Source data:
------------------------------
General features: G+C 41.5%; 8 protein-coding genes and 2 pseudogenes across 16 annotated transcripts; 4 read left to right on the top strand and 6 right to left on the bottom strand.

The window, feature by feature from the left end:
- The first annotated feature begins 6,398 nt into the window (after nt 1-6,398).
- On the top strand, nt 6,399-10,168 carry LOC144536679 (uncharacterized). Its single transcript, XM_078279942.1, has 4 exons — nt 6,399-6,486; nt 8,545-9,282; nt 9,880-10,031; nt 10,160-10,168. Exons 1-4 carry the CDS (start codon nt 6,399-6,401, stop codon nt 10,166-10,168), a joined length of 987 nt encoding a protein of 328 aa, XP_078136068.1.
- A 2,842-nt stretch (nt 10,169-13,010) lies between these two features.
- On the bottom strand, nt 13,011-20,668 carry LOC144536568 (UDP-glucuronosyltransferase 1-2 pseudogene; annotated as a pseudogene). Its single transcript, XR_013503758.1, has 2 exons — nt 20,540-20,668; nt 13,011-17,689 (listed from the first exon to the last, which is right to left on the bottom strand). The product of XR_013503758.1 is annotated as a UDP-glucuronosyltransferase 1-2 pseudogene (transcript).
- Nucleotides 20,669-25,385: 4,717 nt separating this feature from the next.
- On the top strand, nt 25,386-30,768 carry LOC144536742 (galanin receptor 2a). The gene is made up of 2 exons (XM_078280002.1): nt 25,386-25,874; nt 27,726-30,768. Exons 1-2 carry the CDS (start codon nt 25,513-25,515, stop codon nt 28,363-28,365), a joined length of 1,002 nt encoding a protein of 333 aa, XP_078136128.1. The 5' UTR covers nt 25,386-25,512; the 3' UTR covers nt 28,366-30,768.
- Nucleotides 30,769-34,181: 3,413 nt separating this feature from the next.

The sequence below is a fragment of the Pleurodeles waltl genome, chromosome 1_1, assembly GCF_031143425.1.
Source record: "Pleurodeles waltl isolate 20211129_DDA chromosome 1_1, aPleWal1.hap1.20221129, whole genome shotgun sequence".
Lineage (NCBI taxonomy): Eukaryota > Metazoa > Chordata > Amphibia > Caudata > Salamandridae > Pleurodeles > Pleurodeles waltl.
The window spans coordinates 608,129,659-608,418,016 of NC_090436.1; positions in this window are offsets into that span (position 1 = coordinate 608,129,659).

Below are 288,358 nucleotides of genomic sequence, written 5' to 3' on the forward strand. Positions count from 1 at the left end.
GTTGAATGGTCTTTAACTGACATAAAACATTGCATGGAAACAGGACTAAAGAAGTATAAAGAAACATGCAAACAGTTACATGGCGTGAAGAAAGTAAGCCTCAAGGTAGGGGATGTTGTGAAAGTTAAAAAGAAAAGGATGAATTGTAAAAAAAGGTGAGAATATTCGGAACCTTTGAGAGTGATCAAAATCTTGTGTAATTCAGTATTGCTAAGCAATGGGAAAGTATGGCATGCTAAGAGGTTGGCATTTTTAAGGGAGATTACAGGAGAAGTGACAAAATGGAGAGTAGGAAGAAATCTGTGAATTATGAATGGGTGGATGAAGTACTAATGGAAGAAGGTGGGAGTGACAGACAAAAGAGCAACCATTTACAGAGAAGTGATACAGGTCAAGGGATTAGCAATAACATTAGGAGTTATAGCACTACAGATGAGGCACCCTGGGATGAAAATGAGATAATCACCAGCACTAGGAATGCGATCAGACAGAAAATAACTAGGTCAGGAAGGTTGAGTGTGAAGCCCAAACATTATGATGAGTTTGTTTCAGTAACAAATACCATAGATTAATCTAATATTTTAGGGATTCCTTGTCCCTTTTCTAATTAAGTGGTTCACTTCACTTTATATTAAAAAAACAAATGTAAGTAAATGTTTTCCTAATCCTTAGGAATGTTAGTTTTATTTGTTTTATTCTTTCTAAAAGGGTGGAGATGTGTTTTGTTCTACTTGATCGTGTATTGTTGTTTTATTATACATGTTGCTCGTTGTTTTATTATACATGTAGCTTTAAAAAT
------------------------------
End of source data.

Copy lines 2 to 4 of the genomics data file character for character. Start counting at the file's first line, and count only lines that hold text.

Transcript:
The window, feature by feature from the left end:
- The first annotated feature begins 6,398 nt into the window (after nt 1-6,398).
- On the top strand, nt 6,399-10,168 carry LOC144536679 (uncharacterized). Its single transcript, XM_078279942.1, has 4 exons — nt 6,399-6,486; nt 8,545-9,282; nt 9,880-10,031; nt 10,160-10,168. Exons 1-4 carry the CDS (start codon nt 6,399-6,401, stop codon nt 10,166-10,168), a joined length of 987 nt encoding a protein of 328 aa, XP_078136068.1.